What a fun book! I’m a massive fan of Derek Sivers and recommend all of his books and podcast appearances to other entrepreneurs.
Anything You Want made me realize that when you create a business, you’re making your own little world where you set all the rules. Some part of your business driving you crazy? Make it go away. Think it’d be fun to do this one thing nobody else is doing? Go for it!
Want the best parts of business school education for $12? Josh Kaufman was an executive at P&G and breaks down why getting an MBA is probably a waste of money. He goes over all the different aspects about creating and running a business in a conversational tone. It’s very informative and you’ll feel a lot smarter after reading it.
Ramit Sethi fans will like this a lot. Simply put, most businesses have poorly structured finances - one bank account and either there’s money to pay the bills or there isn’t.
Profit First in a nutshell basically has you hiding away money so your business can’t spend it. Most businesses are run on [Revenue-costs = profit] and PF flips it to [Revenue-profit = expenses]
You’ll open about 6 total bank accounts: income, opex, inventory, owner pay, profit, and tax. All income goes into the income account, and then a percentage of all of that gets filtered into the appropriate account.
If you’re an ecommerce business with inventory, the Inventory account might get 40% of all income, taxes might get 15%, and then you can allocate 10% to profit. You’re automatically socking away money and forcing your business to run on whatever is left over.
I credit this book for helping my company be profitable all these years.
This was the website I used to get started with SEO, except back then it was called SEOmoz. Rand Fishkin isn’t there anymore, but he was a great teacher back when he ran the company and helped me get off on the right foot in an industry that is pretty sketchy. Their SEO academy is a great place to start if you’re looking at getting into SEO.
These guys have broken down SEO to make it as easy as possible for you to understand. If they have a new blog post or resource up, you can bet I’m reading it. since their content is outstanding.
Ahrefs is great if you’re looking at getting into freelance, opening an agency, or just want to work on your own website.
This is Noah Kagan’s personal site. I originally thought Noah was a bit of a scam artist, but I’m not why - it was maybe a Facebook Ads campaign run amok and I was just seeing him everywhere.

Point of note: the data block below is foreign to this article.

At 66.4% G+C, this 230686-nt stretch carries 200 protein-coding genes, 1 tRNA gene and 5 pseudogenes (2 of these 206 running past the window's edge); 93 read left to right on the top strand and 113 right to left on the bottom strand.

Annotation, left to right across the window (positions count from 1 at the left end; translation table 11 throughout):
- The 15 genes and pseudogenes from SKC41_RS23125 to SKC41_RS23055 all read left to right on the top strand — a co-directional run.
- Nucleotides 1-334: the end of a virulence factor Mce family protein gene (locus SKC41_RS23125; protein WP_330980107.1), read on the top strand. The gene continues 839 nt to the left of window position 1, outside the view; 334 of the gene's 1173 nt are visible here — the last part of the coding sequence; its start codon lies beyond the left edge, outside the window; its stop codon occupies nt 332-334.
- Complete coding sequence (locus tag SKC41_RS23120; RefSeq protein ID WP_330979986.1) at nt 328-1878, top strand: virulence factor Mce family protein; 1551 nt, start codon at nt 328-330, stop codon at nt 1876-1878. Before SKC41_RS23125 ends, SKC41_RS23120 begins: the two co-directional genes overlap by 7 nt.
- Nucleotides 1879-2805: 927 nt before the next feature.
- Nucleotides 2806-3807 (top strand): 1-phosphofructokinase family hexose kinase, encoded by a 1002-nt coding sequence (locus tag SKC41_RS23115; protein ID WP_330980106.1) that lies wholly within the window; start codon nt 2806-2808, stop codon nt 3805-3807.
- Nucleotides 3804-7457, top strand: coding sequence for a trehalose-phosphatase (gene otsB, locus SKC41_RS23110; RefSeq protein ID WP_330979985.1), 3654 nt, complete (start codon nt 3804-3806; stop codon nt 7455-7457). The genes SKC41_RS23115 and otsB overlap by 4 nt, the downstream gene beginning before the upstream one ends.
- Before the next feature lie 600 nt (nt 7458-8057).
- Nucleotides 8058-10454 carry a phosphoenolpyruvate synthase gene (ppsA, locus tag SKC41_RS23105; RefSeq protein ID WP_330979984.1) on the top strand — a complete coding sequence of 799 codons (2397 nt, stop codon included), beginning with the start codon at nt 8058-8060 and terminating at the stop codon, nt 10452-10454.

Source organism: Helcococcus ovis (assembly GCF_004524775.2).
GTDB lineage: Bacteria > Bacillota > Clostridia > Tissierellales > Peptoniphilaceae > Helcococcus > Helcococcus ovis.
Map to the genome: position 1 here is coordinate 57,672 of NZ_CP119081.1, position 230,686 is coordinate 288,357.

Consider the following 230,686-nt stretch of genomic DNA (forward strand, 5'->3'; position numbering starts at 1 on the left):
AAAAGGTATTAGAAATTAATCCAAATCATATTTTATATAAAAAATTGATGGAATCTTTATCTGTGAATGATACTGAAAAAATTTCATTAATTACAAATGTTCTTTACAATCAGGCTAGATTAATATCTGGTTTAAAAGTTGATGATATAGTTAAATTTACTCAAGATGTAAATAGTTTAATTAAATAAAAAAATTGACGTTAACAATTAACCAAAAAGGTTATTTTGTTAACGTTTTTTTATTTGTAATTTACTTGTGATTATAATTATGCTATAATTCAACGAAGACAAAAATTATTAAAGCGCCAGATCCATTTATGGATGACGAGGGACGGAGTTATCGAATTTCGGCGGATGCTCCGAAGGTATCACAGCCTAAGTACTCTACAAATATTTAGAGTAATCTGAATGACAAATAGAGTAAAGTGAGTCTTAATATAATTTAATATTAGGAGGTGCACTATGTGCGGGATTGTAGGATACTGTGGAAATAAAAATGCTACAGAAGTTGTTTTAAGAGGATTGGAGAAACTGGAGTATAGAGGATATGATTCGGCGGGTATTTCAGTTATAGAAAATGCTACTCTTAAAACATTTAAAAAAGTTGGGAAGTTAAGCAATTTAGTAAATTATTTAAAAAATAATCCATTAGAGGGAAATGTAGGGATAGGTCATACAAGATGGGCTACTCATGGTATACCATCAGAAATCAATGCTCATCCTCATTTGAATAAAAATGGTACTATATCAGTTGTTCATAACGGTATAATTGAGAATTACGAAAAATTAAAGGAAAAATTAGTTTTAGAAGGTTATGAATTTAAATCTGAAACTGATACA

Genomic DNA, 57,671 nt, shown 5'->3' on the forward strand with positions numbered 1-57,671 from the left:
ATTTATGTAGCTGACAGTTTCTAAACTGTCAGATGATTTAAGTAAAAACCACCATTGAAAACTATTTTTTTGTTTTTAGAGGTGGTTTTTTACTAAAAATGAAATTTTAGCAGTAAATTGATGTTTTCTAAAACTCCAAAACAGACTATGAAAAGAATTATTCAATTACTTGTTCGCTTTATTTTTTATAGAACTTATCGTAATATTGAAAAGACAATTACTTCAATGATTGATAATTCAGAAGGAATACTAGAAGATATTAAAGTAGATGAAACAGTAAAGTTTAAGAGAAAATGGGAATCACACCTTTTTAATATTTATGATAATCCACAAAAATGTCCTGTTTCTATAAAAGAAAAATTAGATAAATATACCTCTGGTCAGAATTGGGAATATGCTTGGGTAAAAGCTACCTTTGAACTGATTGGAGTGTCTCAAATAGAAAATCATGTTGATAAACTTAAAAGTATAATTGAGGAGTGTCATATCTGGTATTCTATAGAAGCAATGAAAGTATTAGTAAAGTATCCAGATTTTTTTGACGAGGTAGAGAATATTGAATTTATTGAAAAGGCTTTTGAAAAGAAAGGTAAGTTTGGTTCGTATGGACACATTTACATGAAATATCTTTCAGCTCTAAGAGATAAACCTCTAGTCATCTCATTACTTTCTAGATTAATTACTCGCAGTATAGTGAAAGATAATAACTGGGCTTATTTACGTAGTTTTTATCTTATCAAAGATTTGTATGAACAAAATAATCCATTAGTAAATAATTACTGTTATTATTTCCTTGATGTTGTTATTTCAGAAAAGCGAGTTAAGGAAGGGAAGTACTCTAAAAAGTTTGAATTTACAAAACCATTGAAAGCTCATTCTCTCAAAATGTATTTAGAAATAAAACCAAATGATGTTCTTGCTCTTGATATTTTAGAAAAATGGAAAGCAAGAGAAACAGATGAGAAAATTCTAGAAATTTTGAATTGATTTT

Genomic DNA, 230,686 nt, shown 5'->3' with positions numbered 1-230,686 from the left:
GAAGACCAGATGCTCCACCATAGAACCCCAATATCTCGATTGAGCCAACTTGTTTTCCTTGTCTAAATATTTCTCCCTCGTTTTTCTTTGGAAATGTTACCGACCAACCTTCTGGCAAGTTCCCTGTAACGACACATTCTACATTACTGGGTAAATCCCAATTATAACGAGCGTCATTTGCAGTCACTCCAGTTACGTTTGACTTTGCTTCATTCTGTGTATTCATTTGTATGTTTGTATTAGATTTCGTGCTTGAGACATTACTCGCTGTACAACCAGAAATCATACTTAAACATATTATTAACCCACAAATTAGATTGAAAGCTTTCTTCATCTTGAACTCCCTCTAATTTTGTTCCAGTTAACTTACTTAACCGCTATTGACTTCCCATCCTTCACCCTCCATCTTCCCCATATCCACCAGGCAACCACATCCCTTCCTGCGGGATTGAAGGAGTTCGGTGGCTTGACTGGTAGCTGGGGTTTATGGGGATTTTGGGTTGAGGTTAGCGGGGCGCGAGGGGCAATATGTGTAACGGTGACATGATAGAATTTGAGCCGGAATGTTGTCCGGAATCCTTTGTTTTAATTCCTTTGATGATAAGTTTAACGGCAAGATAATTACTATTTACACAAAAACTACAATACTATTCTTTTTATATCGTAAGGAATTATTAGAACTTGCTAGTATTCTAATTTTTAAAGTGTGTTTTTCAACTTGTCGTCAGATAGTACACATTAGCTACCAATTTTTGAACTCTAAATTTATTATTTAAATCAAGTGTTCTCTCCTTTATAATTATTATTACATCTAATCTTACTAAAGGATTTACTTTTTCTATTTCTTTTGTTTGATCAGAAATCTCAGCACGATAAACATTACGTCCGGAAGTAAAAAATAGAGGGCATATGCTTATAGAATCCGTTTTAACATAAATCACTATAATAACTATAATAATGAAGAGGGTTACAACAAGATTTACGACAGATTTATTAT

Either way, I ended up buying a course from him called “How To Make Your First Dollar” that was supposed to get you comfortable with taking risks with entrepreneurship. I felt a little cheated at first since literally the first exercise was asking someone else for a dollar…. I can’t remember much else other than thinking the course was helpful in the end.
After that, Noah and I ended up meeting over tacos (of course) while in Austin and have run into each other a few times since then. My initial impression was wrong - he’s a smart guy, absolutely hilarious, and has been really cool to me. His blog is full of experiences he’s gone through, advice, and the sort of stuff that’s hard to come by elsewhere on the internet.
This player has an awesome productivity blog, runs an ecommerce business, manages a 6-figure content marketing agency, has a popular iOS app making him side income, and reads a shit ton. And he shares it all on his podcast and blog! Really cool dude.
I have no idea if this blog is good anymore, but back in 2014 their content was kickass and very helpful for learning Google Adwords. I came away with a lot of ideas for keyword research, structuring ad campaigns, and maximizing ROAS.
I visited their website just now and it gave me cancer, but maybe the content is still good.
I’m using this website as a proxy for DHH and Jason Fried. Their way of thinking has influenced me quite a bit and their books are awesome. Very counterintuitive business advice - don’t hustle, do less. Don’t raise money, make a profit.
The Random Show
The occasional YouTube video with Tim Ferriss and Kevin Rose shooting the shit. I get a glimpse into their worlds and come away with all sorts of crazy thoughts. It’s a lot of fun, but prolly not for everyone.